Feeds

German cyberplods raid Pirate Party on Skype Trojan mole hunt

BayernTrojaner controversy heats up

The essential guide to IT transformation

Bavarian cops have searched the office of a spokesman for the German Pirate Party (Piratenpartei Deutschland) hunting for a mole who leaked information on plans to develop a Trojan capable of eavesdropping on Skype conversation, according to local reports.

Golem.de reports that an office in the home of Pirate Party spokesman Ralph dog Erlach was searched in the early hours of September 11 by police demanding to know who had leaked plans for the controversial wiretap program. Police took away files and computer servers, said to be protected by strong encryption.

The German Pirate Party, which campaigns about the misuse of copyright and other issues, is styled after the better-known Swedish Pirate Party and represents a minor political grouping in the German political scene. The party won a 0.3 per cent of votes in the Hesse state election this year, the first it has contested.

German reports don't say but the raid on the Pirate Party spokesman apparently follows the publication of two leaked documents on Wikileaks in January. One detailed plans by German firm Digitask to develop wiretap packages capable of intercepting Skype VoIP communications and SSL transmissions, while the second contained costing and licensing proposals for such software drawn up by the Bavarian Ministry of Justice.

If nothing else, the raid provides suggestive evidence of the authenticity of these documents.

Bavaria became the first German state to pass legislation that allows police to plant spyware on the PCs of suspects in terrorist investigations back in July. The measure is strongly opposed by both sections of the security community and privacy activists, who might yet mount some kind of legal challenge at the federal level.

Skype promises confidentiality through encrypted calls, but not anonymity. For example, a fugitive business exec was tracked down to Sri Lanka by private detectives in 2006 after making a Skype call. Often police are simply interested in who a target is talking to and when rather than the content of conversations.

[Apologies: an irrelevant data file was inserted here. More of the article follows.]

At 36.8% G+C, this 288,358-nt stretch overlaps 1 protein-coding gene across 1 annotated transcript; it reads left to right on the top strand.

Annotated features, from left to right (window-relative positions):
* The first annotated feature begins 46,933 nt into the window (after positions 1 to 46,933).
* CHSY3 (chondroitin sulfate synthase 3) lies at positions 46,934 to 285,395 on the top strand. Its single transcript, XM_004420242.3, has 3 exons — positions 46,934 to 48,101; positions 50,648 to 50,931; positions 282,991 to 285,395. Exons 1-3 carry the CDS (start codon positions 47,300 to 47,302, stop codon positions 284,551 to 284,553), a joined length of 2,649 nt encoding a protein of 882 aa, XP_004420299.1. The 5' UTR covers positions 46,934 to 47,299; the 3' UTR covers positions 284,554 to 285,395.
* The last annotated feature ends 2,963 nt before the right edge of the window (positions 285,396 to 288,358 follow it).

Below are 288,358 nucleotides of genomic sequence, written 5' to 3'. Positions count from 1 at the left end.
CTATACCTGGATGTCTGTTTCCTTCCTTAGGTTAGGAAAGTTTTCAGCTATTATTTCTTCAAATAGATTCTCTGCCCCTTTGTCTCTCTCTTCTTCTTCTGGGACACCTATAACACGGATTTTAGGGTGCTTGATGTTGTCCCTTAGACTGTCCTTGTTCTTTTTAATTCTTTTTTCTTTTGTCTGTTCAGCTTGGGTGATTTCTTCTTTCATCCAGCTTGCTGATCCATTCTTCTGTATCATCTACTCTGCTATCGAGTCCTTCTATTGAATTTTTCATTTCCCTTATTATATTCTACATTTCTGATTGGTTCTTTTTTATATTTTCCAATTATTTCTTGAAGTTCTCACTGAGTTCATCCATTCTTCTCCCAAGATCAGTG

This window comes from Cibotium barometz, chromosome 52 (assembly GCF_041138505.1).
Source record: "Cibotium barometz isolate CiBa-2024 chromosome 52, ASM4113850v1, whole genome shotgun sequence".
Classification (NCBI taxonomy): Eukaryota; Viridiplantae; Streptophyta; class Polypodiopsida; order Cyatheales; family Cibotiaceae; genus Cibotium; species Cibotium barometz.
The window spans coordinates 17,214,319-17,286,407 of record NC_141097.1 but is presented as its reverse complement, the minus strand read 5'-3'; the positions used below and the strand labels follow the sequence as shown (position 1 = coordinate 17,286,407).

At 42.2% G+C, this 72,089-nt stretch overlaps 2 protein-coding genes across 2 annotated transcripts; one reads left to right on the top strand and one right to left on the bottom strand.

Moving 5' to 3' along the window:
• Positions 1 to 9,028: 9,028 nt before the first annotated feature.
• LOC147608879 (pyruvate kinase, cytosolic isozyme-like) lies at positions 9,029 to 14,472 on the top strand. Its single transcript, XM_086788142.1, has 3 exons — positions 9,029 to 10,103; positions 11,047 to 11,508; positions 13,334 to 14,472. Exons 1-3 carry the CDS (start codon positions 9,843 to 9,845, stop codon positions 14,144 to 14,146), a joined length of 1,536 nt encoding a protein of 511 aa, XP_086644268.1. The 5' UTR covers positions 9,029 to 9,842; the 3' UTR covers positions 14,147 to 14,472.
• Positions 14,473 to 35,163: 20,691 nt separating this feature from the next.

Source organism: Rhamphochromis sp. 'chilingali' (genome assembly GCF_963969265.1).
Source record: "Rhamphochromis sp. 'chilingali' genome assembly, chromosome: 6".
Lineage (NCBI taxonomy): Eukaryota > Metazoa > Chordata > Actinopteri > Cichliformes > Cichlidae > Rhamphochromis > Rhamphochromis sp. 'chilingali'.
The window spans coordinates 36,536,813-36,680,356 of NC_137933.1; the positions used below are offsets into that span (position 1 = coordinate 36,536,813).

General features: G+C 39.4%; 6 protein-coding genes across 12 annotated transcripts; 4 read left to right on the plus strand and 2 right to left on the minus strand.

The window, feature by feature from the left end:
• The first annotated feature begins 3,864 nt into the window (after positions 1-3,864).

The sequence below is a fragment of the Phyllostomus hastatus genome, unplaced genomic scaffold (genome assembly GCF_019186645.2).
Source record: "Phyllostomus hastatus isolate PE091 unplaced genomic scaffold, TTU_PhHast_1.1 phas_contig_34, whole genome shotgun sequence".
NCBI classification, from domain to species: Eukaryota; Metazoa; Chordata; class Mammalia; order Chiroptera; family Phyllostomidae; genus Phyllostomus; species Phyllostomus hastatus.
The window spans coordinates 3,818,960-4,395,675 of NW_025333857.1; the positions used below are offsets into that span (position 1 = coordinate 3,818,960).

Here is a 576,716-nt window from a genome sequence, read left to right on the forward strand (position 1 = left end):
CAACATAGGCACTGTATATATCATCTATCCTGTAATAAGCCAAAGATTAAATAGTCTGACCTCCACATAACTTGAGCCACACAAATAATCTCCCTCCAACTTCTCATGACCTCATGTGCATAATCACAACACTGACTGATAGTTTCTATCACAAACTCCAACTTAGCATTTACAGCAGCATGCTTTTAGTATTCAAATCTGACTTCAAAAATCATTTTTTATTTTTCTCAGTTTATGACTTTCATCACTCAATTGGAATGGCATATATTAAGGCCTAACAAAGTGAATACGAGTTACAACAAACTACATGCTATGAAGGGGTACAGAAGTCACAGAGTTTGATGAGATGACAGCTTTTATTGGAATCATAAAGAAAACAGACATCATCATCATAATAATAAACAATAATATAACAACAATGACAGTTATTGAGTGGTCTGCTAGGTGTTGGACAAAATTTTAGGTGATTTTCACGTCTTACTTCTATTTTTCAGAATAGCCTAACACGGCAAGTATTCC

That's not enough for to satisfy some law enforcement agencies, however.

German police have been the most vocal in complaining about how encryption and VoIP was making their lives miserable. Spyware was seen as a way of turning back the clock to the sort of set-up on monitoring suspects depicted in the film Das Leben der Anderen (The Lives of Others), adding an extra tool in the fight against terrorism in the process.

But the whole Trojan ruse is fraught with numerous difficulties. Quite aside from concerns about the admissibility of evidence obtained using the tactic there's also the worry that samples of the malware might fall into the hands of cybercrooks.

Then there's the possibility that the anti-virus software of suspects might detect the state-sanctioned malware. Security firms that agree to law enforcement requests to turn a blind eye to state-sanctioned malware risk would undermine trust in their technology, as demonstrated by the Magic Lantern controversy in the US a few years ago. ®

The essential guide to IT transformation

More from The Register

next story
GCHQ protesters stick it to British spooks ... by drinking urine
Activists told NOT to snap pics of staff at the concrete doughnut
Britain's housing crisis: What are we going to do about it?
Rent control: Better than bombs at destroying housing
What do you mean, I have to POST a PHYSICAL CHEQUE to get my gun licence?
Stop bitching about firearms fees - we need computerisation
Top beak: UK privacy law may be reconsidered because of social media
Rise of Twitter etc creates 'enormous challenges'
Redmond resists order to hand over overseas email
Court wanted peek as related to US investigation
Ex US cybersecurity czar guilty in child sex abuse website case
Health and Human Services IT security chief headed online to share vile images
NZ Justice Minister scalped as hacker leaks emails
Grab your popcorn: Subterfuge and slur disrupts election run up
We need less U.S. in our WWW – Euro digital chief Steelie Neelie
EC moves to shift status quo at Internet Governance Forum
prev story

Whitepapers

Implementing global e-invoicing with guaranteed legal certainty
Explaining the role local tax compliance plays in successful supply chain management and e-business and how leading global brands are addressing this.
Endpoint data privacy in the cloud is easier than you think
Innovations in encryption and storage resolve issues of data privacy and key requirements for companies to look for in a solution.
Why cloud backup?
Combining the latest advancements in disk-based backup with secure, integrated, cloud technologies offer organizations fast and assured recovery of their critical enterprise data.
Consolidation: The Foundation for IT Business Transformation
In this whitepaper learn how effective consolidation of IT and business resources can enable multiple, meaningful business benefits.
High Performance for All
While HPC is not new, it has traditionally been seen as a specialist area – is it now geared up to meet more mainstream requirements?